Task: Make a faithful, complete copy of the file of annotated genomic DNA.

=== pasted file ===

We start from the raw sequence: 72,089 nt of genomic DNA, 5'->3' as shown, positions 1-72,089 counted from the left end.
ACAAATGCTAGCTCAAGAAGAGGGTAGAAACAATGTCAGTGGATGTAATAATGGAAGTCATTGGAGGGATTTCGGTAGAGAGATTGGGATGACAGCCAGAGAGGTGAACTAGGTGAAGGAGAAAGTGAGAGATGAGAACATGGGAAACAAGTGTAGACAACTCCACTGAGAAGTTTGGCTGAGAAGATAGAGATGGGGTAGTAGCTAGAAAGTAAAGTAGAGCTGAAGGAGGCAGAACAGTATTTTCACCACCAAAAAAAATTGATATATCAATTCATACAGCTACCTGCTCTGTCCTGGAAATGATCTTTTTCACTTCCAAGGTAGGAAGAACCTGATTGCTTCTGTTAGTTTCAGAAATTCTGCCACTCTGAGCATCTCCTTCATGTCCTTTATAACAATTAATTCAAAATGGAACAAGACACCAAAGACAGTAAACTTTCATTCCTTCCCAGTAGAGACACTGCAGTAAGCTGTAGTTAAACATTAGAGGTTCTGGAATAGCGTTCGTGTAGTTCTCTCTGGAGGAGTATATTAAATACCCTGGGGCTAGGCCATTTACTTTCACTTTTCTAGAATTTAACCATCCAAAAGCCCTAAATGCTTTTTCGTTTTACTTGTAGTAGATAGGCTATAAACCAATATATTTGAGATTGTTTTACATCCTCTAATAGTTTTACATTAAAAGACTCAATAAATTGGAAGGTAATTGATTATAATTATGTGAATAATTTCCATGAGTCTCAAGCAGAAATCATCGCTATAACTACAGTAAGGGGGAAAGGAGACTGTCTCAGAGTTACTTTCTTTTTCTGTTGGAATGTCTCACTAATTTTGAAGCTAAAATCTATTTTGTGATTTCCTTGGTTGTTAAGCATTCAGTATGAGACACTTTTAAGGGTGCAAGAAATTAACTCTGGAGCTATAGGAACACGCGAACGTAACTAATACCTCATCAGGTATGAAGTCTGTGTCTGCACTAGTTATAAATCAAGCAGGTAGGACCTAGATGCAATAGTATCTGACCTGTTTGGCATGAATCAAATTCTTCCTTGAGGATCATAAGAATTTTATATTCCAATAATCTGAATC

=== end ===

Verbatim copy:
We start from the raw sequence: 72,089 nt of genomic DNA, 5'->3' as shown, positions 1-72,089 counted from the left end.
ACAAATGCTAGCTCAAGAAGAGGGTAGAAACAATGTCAGTGGATGTAATAATGGAAGTCATTGGAGGGATTTCGGTAGAGAGATTGGGATGACAGCCAGAGAGGTGAACTAGGTGAAGGAGAAAGTGAGAGATGAGAACATGGGAAACAAGTGTAGACAACTCCACTGAGAAGTTTGGCTGAGAAGATAGAGATGGGGTAGTAGCTAGAAAGTAAAGTAGAGCTGAAGGAGGCAGAACAGTATTTTCACCACCAAAAAAAATTGATATATCAATTCATACAGCTACCTGCTCTGTCCTGGAAATGATCTTTTTCACTTCCAAGGTAGGAAGAACCTGATTGCTTCTGTTAGTTTCAGAAATTCTGCCACTCTGAGCATCTCCTTCATGTCCTTTATAACAATTAATTCAAAATGGAACAAGACACCAAAGACAGTAAACTTTCATTCCTTCCCAGTAGAGACACTGCAGTAAGCTGTAGTTAAACATTAGAGGTTCTGGAATAGCGTTCGTGTAGTTCTCTCTGGAGGAGTATATTAAATACCCTGGGGCTAGGCCATTTACTTTCACTTTTCTAGAATTTAACCATCCAAAAGCCCTAAATGCTTTTTCGTTTTACTTGTAGTAGATAGGCTATAAACCAATATATTTGAGATTGTTTTACATCCTCTAATAGTTTTACATTAAAAGACTCAATAAATTGGAAGGTAATTGATTATAATTATGTGAATAATTTCCATGAGTCTCAAGCAGAAATCATCGCTATAACTACAGTAAGGGGGAAAGGAGACTGTCTCAGAGTTACTTTCTTTTTCTGTTGGAATGTCTCACTAATTTTGAAGCTAAAATCTATTTTGTGATTTCCTTGGTTGTTAAGCATTCAGTATGAGACACTTTTAAGGGTGCAAGAAATTAACTCTGGAGCTATAGGAACACGCGAACGTAACTAATACCTCATCAGGTATGAAGTCTGTGTCTGCACTAGTTATAAATCAAGCAGGTAGGACCTAGATGCAATAGTATCTGACCTGTTTGGCATGAATCAAATTCTTCCTTGAGGATCATAAGAATTTTATATTCCAATAATCTGAATC